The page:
Wednesday was a good day for us, but a sad one in our community. Because a credit card deal spurred Gerald into New Car Fever, he traded on Tuesday and was to pick up the new car on Wednesday. I reminded him when he came in all aglow on Tuesday night that I had an luncheon appointment with Virginia Davis, a descendant of Winstead Davie--an appointment I had been trying to find time to arrange for three years. (So I felt a bit of a let down that suddenly someone else was making plans for "my" car on Wednesday.)
I had also planned to drop by the coffee shop for coffee with Union County Writers Group, who meet there informally at 9 on Wednesdays. And there were several other things I hoped to work into my day concerning my search for answers to the mystery of the little slave girl, Priscilla, whom Brazilla Silkwood bought off the Trail of Tears. I wanted to hang loose and do what I wanted to do. Frankly, I did not want anyone else along cramping my style. (Cause then I would have to be nice and try to do things they would want to do as well. And I felt justified to want to selfishly focus on my plans.)
So I felt a bit put out that suddenly my carefully planned day was going differently than I had supposed. I am a nervous driver to begin with and driving new cars always make me even more nervous until I get the kinetic changes absorbed and feel comfortable again. Gerald kindly said I could take the old car to Anna and pick up the new one later in the day--but I knew he was eager to drive the new one, and I didn't want him to have to wait. And I speculated what would happen if I drove the old car and had a wreck and messed up his trade before we picked up the new car. (I think like that. That is why I am a nervous driver.)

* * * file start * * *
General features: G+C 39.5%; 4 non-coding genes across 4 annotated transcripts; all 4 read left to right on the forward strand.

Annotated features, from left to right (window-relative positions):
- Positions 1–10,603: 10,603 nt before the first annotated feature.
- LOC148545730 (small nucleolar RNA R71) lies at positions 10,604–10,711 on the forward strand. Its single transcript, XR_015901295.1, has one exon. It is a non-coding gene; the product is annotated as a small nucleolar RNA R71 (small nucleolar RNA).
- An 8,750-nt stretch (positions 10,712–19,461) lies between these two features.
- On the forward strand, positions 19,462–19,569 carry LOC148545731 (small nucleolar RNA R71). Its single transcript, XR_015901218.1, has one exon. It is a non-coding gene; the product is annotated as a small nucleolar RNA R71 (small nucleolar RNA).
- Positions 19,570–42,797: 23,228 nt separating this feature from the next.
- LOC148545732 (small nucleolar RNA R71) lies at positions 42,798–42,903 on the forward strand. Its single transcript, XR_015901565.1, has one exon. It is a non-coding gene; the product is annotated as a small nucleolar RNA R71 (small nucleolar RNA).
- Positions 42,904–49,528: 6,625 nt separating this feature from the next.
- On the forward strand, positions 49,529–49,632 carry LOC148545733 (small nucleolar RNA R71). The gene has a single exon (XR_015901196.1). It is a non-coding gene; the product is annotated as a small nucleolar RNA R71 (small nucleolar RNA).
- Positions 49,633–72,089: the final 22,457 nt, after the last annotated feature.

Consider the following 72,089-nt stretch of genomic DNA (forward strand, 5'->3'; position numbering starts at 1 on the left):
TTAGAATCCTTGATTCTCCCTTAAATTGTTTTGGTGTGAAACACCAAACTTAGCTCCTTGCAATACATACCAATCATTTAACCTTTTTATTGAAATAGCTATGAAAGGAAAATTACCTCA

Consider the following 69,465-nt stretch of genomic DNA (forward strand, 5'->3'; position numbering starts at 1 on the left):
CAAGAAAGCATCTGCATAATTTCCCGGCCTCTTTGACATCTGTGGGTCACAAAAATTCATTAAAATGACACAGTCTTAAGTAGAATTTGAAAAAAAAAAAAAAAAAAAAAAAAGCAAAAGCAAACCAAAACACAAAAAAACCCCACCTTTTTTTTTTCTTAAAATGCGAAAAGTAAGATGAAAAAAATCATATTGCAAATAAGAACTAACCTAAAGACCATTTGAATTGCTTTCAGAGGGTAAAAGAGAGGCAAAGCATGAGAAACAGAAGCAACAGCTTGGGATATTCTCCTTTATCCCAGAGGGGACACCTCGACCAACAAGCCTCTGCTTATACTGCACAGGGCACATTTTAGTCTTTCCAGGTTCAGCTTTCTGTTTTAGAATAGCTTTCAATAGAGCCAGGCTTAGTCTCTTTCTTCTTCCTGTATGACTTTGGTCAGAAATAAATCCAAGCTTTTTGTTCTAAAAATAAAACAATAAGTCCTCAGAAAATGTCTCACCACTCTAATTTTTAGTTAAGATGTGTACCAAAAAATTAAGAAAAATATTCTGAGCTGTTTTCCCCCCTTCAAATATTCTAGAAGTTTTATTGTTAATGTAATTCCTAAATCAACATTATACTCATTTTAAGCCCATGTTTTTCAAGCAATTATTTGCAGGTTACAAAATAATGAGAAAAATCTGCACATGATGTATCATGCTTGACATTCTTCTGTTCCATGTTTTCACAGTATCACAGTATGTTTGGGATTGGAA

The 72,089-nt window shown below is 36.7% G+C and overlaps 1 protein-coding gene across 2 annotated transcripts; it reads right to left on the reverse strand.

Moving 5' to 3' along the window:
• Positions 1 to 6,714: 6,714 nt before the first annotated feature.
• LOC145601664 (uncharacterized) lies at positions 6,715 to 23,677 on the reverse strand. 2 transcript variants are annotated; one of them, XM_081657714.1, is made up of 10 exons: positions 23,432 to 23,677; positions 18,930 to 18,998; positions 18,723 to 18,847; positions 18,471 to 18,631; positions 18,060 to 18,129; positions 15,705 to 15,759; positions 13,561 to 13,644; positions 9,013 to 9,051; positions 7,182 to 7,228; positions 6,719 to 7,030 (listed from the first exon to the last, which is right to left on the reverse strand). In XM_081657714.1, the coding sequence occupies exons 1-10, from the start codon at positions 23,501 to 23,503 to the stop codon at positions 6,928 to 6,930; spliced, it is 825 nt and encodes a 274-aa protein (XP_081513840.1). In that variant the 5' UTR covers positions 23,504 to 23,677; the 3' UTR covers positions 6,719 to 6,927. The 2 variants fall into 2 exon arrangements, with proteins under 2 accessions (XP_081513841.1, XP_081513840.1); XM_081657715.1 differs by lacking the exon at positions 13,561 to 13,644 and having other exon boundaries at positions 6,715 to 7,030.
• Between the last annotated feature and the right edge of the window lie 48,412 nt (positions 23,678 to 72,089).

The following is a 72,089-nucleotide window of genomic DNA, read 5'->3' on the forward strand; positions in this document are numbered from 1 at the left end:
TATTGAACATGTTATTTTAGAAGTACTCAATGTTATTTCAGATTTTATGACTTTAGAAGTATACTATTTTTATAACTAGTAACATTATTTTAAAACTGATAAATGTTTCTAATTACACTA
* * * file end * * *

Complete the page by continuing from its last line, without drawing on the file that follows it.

So he promised he would "be good" and we could use our cell phones if we ended up at different places. We went to bed Tuesday planning on our both going to pick up the new car after we dropped by the Cedars and took Samuel to school since we were going to be in town anyway. Then we would take the drive down to Union County together. By this time, I was looking forward to his company extremely grateful that I did not have to drive the new car.